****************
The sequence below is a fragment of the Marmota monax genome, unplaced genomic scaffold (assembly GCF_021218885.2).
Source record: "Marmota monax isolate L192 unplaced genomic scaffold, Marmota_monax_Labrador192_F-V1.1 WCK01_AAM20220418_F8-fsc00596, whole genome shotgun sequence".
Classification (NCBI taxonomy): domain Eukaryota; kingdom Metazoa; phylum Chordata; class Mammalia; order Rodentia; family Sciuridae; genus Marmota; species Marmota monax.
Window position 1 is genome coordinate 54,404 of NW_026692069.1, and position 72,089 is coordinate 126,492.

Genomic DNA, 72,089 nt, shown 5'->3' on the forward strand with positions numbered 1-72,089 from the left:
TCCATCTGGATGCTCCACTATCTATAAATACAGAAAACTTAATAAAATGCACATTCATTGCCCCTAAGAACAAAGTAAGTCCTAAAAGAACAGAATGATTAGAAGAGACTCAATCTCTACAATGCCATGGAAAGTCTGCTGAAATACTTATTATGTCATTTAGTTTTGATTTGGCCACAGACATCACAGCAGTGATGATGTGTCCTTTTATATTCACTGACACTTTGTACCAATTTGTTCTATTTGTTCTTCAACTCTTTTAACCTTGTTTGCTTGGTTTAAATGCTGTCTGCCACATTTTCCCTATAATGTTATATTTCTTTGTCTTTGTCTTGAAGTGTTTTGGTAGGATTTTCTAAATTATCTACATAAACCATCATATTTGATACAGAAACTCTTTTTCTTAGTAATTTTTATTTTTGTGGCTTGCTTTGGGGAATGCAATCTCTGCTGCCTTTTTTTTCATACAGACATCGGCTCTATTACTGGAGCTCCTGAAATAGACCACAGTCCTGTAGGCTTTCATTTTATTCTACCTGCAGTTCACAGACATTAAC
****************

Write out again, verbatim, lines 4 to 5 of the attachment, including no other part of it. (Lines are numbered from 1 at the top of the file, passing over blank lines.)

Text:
Window position 1 is genome coordinate 54,404 of NW_026692069.1, and position 72,089 is coordinate 126,492.

Genomic DNA, 72,089 nt, shown 5'->3' on the forward strand with positions numbered 1-72,089 from the left: